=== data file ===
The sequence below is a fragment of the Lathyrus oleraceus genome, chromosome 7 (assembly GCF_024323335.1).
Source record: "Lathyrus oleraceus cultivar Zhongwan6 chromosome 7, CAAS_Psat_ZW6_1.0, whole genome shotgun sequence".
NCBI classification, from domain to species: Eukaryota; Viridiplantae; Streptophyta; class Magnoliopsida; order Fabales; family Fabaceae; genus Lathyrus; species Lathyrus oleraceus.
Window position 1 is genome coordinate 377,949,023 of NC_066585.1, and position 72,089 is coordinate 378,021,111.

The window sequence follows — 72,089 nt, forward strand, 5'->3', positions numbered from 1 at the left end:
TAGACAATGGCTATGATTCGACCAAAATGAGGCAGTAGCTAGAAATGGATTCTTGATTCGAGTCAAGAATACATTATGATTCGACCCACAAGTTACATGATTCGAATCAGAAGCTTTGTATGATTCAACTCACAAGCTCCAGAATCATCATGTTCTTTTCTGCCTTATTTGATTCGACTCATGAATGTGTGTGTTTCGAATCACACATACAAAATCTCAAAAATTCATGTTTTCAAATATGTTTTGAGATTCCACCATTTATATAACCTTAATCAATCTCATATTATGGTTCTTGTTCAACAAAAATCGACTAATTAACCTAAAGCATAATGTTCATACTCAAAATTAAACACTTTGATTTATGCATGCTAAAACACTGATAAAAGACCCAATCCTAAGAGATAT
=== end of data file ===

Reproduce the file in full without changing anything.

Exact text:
The sequence below is a fragment of the Lathyrus oleraceus genome, chromosome 7 (assembly GCF_024323335.1).
Source record: "Lathyrus oleraceus cultivar Zhongwan6 chromosome 7, CAAS_Psat_ZW6_1.0, whole genome shotgun sequence".
NCBI classification, from domain to species: Eukaryota; Viridiplantae; Streptophyta; class Magnoliopsida; order Fabales; family Fabaceae; genus Lathyrus; species Lathyrus oleraceus.
Window position 1 is genome coordinate 377,949,023 of NC_066585.1, and position 72,089 is coordinate 378,021,111.

The window sequence follows — 72,089 nt, forward strand, 5'->3', positions numbered from 1 at the left end:
TAGACAATGGCTATGATTCGACCAAAATGAGGCAGTAGCTAGAAATGGATTCTTGATTCGAGTCAAGAATACATTATGATTCGACCCACAAGTTACATGATTCGAATCAGAAGCTTTGTATGATTCAACTCACAAGCTCCAGAATCATCATGTTCTTTTCTGCCTTATTTGATTCGACTCATGAATGTGTGTGTTTCGAATCACACATACAAAATCTCAAAAATTCATGTTTTCAAATATGTTTTGAGATTCCACCATTTATATAACCTTAATCAATCTCATATTATGGTTCTTGTTCAACAAAAATCGACTAATTAACCTAAAGCATAATGTTCATACTCAAAATTAAACACTTTGATTTATGCATGCTAAAACACTGATAAAAGACCCAATCCTAAGAGATAT